We were sent to boarding school at a very young age. We only had one another to cope as we prepared for a life of living away from our parents and eventually, from each other as well. As a cool pre-teen, I never fully appreciated the role she played even then. No one wants someone watching over you and taking care of you at that age. But you need it. And I did. At the end of the day, I needed someone to tell me that it was going to be alright. That we’d see our parents soon. That cuts and injuries healed over eventually. That I was a good person no matter what. More than a decade since we were in boarding school together and she still does all of that. Whenever I need it. Every single time.

As incredible as completing medical school is, it’s still not the most remarkable thing I’ve seen her do. She was the third parent. She was the backbone to my parents as I snored blissfully in the back. I honestly don’t think I’d have made it this far without her.

But enough about her. As a brother there’s only so many nice things you can say about a sibling. She gets nothing but jokes about her face for the next few weeks. But for today, my congratulations to her and the people she graduates with. They go on to become the healers we need so desperately in the coming years. I wish her and all of them the best of times ahead.

The best way to find yourself is to lose yourself in the service of others.

Gandhi

Missing Blogger

In my last post, I wrote a post about being calm even though I had two midterms on the same day. And then I stopped blogging for almost two months. Despite the message this blog sends out over the first two sentences, I’ve just been busy. Life catches up at the worst of times and you fail to stay committed to things you care about. But I’m home now and I feel like writing.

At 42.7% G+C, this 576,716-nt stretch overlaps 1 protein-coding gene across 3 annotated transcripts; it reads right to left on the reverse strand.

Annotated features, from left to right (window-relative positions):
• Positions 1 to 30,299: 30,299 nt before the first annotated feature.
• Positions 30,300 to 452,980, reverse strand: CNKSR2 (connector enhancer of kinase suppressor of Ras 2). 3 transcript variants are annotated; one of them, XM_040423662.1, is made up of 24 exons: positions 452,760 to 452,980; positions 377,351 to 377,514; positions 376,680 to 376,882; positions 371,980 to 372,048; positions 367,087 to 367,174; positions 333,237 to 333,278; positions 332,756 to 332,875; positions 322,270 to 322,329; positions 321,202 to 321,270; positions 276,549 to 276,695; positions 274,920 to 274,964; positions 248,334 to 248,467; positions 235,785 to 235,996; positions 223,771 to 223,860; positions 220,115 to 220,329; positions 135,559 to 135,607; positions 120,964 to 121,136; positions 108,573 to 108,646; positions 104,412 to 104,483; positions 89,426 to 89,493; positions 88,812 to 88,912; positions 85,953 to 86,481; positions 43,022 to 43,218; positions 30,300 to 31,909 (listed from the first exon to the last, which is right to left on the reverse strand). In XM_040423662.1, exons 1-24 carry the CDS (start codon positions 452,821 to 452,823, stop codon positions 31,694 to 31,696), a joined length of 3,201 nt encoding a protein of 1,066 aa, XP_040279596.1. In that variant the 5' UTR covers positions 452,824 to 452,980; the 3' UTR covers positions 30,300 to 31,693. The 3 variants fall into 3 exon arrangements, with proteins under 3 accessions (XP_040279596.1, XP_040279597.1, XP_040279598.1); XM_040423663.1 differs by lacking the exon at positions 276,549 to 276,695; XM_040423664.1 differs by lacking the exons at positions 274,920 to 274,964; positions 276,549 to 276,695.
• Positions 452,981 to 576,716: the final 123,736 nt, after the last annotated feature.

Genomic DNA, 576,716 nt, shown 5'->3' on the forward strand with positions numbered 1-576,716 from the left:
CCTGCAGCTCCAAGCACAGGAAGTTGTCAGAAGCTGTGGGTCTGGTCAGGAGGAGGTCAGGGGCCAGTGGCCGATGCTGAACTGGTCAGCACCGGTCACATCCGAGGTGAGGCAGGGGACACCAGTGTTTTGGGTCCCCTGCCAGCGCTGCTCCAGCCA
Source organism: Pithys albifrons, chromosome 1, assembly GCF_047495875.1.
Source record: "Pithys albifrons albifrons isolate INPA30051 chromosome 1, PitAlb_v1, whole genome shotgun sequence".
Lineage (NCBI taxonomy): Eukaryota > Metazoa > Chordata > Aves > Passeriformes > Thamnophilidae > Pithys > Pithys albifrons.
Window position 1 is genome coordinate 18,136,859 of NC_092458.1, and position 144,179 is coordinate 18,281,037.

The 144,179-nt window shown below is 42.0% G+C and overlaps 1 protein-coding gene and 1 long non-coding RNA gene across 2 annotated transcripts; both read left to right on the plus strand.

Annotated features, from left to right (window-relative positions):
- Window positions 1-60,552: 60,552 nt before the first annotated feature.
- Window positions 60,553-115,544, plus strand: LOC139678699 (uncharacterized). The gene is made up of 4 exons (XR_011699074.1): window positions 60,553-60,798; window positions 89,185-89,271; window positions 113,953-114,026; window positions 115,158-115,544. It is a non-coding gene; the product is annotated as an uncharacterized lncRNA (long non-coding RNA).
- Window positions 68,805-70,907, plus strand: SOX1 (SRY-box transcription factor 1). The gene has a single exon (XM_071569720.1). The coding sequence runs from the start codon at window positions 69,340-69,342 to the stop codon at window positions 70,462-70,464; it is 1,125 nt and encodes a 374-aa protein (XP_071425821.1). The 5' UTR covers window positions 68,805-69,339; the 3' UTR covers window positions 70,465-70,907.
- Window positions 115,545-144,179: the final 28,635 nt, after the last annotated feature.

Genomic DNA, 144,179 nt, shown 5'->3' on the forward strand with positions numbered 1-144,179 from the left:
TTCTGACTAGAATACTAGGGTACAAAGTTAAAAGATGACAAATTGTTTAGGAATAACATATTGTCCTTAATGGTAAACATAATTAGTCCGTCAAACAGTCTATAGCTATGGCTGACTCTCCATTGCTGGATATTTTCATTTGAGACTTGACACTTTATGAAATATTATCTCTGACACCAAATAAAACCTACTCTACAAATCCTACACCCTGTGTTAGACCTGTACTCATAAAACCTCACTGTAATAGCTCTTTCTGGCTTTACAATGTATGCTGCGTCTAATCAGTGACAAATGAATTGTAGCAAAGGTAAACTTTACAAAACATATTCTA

So let’s do a recap.

I was halfway through my semester when I last posted giving midterm after midterm. Nothing relieves stress like knowing that you are only in the first midterm season and the second one is well on its way. My midterms went as they always do. Not as good as I wanted them to but enough to allow me to kick off my shoes and relax afterwards.

Air Quality and Hydrology projects gave me great insight into what these fields might hold for me if I do decide to go one of those ways. The Air Quality project was about preparing an Emissions Summary and Dispersion Modelling (ESDM) report for an actual facility. With a combination of AutoCAD, air modelling software, meteorological data processing and a whole bunch of complicated words, this project was perhaps the most challenging of them all. But completing this project gave me immense satisfaction. Not from a job well done, but from a job done. While not effective, this ideology helps one keep up with the pace.

I ended up dropping Economics. While I am to be blamed about not giving it the attention it deserves, I found that course a wee bit overkill. I will have to take it later on and this might even result in an extra semester but I knew that this course would only hold me back. All in all, some regrets about not sticking with it, but I’m only human. Kudos to my peers who stuck with it. You’re the real heroes. 

I got offered an 8-month work term at Coca-Cola Bottling Ltd in Brampton as a manufacturing development co-op student. Now, this is neither the finest job out there and nor do I fail to notice the presence of the word “bottling” in the company name. But, neither of those are important to me. It’s my chance to build relationships, develop competencies and give it my everything from day one. So, looking forward to that.

But apart from academia, I learnt things about myself that were very wrong. I learnt that I judge people too fast. And this cost me a friend and a broken moral compass. I suppose we all like to think we’re doing the right thing when we’re doing it. We find what reasons we can to justify our actions. But, that doesn’t make them right. Nonetheless, I messed up and I’ve spent every day since working on myself.

That’s pretty much it. Exams. Grades. My first work term. And a lesson to never forget. If I had powers to go back in time, I’d chuck them down the drain. This semester and the good and bad in it was for the best. I’ve made my peace with that.

Merry Christmas!